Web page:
Tuesday, February 26, 2013

Johnny Damon? No Thanks

As part of the MLB-wide reaction to the Curtis Granderson injury, Johnny Damon's name popped up yesterday as a possible cheap stopgap option.  Damon himself spoke at length about his desire to return to the Yankees and his willingness to work around their needs as a temporary player:

“You guys know that I would have tons of interest to go to New York.  But I just don’t think they would be interested.  They have had plenty of opportunities and I kept raising my hand, wanting to go back and, you know, hopefully it would be a perfect fit. It always had been. Have me for six weeks and then send me off on my merry way. That’s fine.”

Damon's interest in returning to New York has been a yearly offseason topic of discussion for him, but as he said, the feeling hasn't been mutual from the Yankees' side.  A year or two ago he would have made sense as a 4th outfielder, but based on his recent performance I don't think that argument still holds.  Damon hit just .222/.281/.329 (.271 wOBA) in 224 PA for Cleveland last year before being cut, with his lowest BB rate since 1996.  He's been on a rapid decline since leaving the Yankees after the '09 season, and even though he still rates positively as a defensive outfielder, it would be a stretch to say he's a better offensive option than the collection of guys already in-house who have to step up and cover for the loss of C-Grand.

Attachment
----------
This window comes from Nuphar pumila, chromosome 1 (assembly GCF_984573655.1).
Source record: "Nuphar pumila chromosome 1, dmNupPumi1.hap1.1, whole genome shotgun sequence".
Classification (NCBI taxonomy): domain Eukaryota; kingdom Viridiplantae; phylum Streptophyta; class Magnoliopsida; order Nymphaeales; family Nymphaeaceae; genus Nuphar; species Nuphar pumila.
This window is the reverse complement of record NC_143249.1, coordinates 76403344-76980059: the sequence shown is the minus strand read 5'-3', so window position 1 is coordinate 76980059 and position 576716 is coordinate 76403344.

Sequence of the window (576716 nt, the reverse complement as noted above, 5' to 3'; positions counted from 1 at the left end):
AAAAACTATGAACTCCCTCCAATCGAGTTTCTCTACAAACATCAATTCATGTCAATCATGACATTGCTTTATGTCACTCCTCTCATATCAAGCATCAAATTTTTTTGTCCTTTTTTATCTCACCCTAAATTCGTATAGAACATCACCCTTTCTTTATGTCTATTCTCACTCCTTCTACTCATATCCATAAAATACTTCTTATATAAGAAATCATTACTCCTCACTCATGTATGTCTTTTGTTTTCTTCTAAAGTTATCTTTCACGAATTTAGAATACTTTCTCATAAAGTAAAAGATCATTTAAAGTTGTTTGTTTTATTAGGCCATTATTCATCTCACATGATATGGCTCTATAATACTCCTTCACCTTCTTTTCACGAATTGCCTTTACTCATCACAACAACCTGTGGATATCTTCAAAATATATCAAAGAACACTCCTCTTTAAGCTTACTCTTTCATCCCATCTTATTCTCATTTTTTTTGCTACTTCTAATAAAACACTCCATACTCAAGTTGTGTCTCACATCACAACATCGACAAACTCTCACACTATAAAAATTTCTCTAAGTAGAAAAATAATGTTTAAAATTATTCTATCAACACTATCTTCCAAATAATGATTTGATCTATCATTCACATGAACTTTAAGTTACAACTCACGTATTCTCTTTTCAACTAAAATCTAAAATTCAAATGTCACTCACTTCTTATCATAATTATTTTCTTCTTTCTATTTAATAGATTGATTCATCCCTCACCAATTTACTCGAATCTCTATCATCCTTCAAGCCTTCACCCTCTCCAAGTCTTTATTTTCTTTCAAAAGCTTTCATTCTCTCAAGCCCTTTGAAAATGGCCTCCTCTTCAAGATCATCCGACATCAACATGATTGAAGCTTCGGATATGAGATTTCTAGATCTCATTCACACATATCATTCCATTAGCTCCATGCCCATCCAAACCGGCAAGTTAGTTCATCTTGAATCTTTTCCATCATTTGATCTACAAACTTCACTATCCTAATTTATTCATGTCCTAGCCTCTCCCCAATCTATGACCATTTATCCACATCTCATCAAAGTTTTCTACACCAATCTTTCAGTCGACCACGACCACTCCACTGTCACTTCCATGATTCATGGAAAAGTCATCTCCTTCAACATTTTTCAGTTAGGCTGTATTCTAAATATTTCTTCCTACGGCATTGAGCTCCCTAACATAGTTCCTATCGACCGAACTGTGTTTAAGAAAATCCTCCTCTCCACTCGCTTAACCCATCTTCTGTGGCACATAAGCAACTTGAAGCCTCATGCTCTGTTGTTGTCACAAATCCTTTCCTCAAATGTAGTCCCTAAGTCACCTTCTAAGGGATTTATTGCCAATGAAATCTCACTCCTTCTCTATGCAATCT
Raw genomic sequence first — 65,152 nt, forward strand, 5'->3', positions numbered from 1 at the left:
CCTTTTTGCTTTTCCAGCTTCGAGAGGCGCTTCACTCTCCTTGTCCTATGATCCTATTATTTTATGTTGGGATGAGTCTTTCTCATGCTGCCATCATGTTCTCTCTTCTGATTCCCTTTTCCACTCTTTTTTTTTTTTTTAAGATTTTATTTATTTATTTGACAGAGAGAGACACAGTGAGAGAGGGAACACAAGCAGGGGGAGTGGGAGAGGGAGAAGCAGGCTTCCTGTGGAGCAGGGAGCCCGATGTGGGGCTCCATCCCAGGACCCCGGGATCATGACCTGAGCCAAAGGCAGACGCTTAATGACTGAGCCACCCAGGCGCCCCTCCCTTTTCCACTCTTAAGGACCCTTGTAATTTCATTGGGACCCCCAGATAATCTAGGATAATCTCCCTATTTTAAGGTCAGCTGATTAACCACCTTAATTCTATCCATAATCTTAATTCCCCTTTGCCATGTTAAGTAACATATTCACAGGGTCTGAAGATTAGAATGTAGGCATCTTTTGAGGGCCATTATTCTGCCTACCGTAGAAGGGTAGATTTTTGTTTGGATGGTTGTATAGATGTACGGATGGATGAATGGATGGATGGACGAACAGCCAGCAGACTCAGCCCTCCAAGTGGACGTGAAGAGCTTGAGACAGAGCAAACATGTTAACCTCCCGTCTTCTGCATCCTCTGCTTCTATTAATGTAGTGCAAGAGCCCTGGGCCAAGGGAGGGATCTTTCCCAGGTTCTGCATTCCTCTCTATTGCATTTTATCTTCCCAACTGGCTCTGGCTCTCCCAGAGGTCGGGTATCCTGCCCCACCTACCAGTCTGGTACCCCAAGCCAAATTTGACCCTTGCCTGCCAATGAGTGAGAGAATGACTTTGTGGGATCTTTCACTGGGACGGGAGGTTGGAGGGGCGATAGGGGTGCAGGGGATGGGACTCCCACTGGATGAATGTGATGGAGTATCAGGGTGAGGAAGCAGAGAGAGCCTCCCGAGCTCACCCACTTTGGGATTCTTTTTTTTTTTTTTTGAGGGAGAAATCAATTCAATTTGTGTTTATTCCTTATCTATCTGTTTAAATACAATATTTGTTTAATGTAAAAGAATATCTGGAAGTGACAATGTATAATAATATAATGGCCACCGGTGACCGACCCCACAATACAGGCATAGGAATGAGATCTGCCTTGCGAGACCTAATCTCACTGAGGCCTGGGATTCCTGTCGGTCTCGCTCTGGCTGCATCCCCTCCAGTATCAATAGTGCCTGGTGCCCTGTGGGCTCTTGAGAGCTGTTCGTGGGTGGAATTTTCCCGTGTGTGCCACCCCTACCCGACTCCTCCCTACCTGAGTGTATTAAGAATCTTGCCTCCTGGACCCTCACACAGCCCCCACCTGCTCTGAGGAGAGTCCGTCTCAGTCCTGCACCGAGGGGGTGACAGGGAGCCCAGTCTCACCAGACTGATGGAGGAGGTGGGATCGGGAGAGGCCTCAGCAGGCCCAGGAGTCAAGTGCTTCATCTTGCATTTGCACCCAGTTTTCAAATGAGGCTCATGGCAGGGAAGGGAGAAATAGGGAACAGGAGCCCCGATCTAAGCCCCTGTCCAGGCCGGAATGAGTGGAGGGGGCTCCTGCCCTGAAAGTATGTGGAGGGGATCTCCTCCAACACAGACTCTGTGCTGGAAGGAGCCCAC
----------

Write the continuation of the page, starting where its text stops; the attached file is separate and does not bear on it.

So sorry, John.  You'll always have a place in Yankee history, and I know I'll never forget the double stolen base in Game 4 of the '09 World Series, but you just don't cut the mustard anymore.

The Problem With Brett Gardner

(He does deserve props for the bunt.  Courtesy of the AP)

Getting Brett Gardner back is going to be a huge boost for the Yankees this year.  His count-working ability and speed on the basepaths brings back a key missing element to the team's offense and gives Joe another lead-off option, and that same speed makes him arguably the team's best and most important defensive player wherever he is in the outfield.  When Gardner went down last season, the team's speed went down with him, and getting that speed back is a huge blessing for a team that's lost a big chunk of its power.  But Gardner's speed can also be a curse, something that can and has gotten him into trouble before.  Nowhere was that more apparent than in his first at-bat of yesterday's game.